Cancer Ever After

Musings on Infertility, Adoption, Parenthood and Cancer

Why Fundraise?

on 01/10/2015

“Why are you adopting if you can’t afford to?”
“Why do you want a third child if you can’t afford to adopt?”
“It’s pretty selfish to ask others to help pay for you to have a child. A child is a want, not a need.”

These statements, or some variation thereof, have been heard many times by my ears since starting this process. Adoption fundraising is this strange new land for us, and it’s a really uncomfortable place to be. It is so incredibly awkward to have to admit that you need help in order to have a child–trust me, we’ve been there before. What’s new is having to ask someone to help us afford the costs to acquire that child, and the strangeness that it entails. Asking for help is one of the most difficult things I’ve ever done in my life, and I know my husband would say the same. We were raised to be self-reliant and asking for help is equal parts humbling and humiliating.

A part that has been surprising and challenging for me is getting people to understand the costs of adoption. I’ve lived in the infertility world so long. I know so many people that have traveled this path and we researched the hell out of it before we decided to have IVF. The costs have been obvious to me for a so long, I assumed others were already aware. A coworker said to me the other day, “You’ve raised $2,000, so the adoption is paid for now, right?” I wish! You would think that something like this, where both parties are in agreement of what they want would be straight-forward and less expensive, but it simply isn’t.  When I was explaining to a coworker that we are fortunate that the “reasonable and customary” living expenses are as low as they are, they were astonished that we were paying any. “WHY should you have to pay? You are doing her the favor.”

The world of adoption has changed a lot in the last 50 years. The Hauge Convention, knowledge about child predators, fears of forced adoptions, commercialization, changing legislation. All of these things have combined to create adoption as I know it today. There are a million parties involved in a modern-day adoption: attorneys (and there must be more than one to prevent coercion and provide fair representation), a home study agency, birth mother counselor, FBI, KBI, physicians, hospital social worker, you name it. It can be overwhelming with the sheer number of people and moving parts. And for each of those people there are fees. I don’t think that those people greatly inflate their fees, but most of them are involved as a business so their fees are high enough to make money. The costs just add up. Modern day adoptions can cost between $35k to $45k. We think we’ll luck out and squeak by with around $20K in expenses, $30k on the high end. The costs are high enough that I’m using a letter instead of zeros to write the numbers. It’s less scary that way.

So back to the question: why fundraise? Adoption wasn’t a path we were planning on taking, and it’s not something you typically undertake without a great deal of planning and saving. The chance to have this child fell into our laps and we knew how rare and wonderful that chance was. There were a million reasons we could have clung to as a barrier and said “no.” We had depleted our savings over the last four years, took out loans to get our girls, had twin toddlers in daycare. We hadn’t been saving for adoption or anything else and our medical bills have been high for the last several years. We didn’t have $10k let along $20k or $30k lying around. Most of the reasons to say “no” revolved around the finances. All of our reasons to say “yes” revolved around being able to love this baby. This child needed a home with parents who would love, support and raise him.  His mother was looking for a married couple who could provide a stable home and make sure he has opportunities as he grows. We were willing to do that. We’re fortunate to have two stable jobs and own our home. We have room in our home and hearts to spare.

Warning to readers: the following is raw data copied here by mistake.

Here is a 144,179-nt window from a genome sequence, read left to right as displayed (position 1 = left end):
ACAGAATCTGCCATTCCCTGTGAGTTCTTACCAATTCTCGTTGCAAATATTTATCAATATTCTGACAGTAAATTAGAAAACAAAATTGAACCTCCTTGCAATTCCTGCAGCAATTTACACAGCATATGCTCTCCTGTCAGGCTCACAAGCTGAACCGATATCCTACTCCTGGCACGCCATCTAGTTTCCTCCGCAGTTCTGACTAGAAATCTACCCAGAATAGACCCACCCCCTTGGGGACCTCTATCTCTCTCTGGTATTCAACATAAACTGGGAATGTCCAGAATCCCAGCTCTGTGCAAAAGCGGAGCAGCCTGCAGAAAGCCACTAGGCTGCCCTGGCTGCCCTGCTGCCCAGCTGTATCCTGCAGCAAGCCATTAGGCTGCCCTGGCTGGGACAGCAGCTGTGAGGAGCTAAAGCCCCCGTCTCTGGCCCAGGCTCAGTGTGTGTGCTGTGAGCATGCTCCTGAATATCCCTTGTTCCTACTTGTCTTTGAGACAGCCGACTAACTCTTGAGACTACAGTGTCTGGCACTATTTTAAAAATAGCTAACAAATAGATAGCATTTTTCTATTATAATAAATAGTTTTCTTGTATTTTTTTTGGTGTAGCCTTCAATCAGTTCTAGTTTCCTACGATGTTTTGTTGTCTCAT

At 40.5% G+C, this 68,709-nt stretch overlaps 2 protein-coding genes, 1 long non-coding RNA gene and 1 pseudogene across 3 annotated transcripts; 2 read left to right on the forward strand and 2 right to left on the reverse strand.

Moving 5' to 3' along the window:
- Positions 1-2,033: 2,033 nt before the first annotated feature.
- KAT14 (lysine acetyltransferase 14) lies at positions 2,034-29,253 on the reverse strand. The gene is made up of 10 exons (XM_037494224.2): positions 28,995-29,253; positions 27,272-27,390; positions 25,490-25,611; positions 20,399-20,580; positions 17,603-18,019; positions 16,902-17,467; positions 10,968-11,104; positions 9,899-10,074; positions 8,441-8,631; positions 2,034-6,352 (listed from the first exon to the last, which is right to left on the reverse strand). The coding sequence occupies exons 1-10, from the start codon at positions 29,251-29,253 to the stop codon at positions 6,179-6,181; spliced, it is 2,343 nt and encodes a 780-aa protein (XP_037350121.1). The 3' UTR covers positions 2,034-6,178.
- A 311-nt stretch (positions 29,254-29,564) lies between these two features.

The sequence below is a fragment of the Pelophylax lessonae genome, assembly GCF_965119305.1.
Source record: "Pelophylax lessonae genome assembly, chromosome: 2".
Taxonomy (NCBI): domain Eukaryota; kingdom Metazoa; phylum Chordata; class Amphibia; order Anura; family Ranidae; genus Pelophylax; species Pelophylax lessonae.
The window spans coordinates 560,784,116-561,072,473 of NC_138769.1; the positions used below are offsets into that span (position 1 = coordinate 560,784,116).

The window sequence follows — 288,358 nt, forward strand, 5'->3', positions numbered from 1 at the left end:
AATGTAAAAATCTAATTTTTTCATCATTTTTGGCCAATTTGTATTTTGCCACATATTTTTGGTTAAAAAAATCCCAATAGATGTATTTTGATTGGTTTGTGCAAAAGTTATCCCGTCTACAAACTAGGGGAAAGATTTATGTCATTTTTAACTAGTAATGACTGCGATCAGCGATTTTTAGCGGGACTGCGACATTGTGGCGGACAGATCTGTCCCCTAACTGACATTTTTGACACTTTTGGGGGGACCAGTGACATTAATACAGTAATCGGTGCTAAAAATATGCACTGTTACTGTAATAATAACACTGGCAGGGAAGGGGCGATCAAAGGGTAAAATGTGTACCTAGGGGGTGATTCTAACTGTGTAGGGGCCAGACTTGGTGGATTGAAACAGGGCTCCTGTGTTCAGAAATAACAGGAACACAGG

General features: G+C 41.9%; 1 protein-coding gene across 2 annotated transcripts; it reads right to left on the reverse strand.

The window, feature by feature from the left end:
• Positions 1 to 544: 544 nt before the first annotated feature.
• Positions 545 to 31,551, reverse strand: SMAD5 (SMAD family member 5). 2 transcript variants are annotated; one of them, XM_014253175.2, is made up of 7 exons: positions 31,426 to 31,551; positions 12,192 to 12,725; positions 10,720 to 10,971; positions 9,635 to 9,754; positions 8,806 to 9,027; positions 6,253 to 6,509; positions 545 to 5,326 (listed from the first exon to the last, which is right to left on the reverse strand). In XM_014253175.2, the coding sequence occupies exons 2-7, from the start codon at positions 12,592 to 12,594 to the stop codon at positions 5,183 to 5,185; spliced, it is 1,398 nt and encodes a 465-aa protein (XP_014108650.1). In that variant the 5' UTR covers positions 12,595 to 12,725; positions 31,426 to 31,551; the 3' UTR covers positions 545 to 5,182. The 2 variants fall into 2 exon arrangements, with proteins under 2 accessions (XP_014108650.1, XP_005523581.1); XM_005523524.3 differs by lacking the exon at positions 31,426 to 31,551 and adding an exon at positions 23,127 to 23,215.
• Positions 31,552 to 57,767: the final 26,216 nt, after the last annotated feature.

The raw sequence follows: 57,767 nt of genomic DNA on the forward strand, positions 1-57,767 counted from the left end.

When we looked at it that way, our only barrier to completing our family was financial. We could attempt to fundraise and see where that got us. It’s our time and effort and we are willing to expend the energy. Fundraising for adoption is pretty common these days. When adopting a child can easily cost $50k, most people have to fundraise for at least part of it. To understand more, I read blogs, I read adoption articles, I read books, I knew people who had fundraised. It seemed like a viable option.

I wasn’t prepared for how difficult it would actually be. The uncomfortable feeling, the judgement, the questions. In retrospect, it makes sense. People need to know that they are giving money to a good cause. And while I think that us having another child is the best cause in the world, it’s my cause, not theirs. Theirs may be raising money for cancer, ALS or the Boys and Girls Club. Everyone has their passion.

The other item I didn’t consider is that most people who do fundraise do so primarily through their church. Their church organizes the events and assists with promotions. It’s harder than I thought to get the word out when everyone has a policy against letting you post anything about a fundraiser. Some days are downright discouraging.

Once again, why fundraise? Because at the end of the day, the only barrier between me holding my son in my arms is money, and money is a temporary thing. Pride is temporary. I can get past humiliation. Love is forever. Every mother would tell you they would do anything for their kids. I’m no different.

Why fundraise? Because at the end of that path is Baby H, and he’s worth it.

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3 responses to “Why Fundraise?

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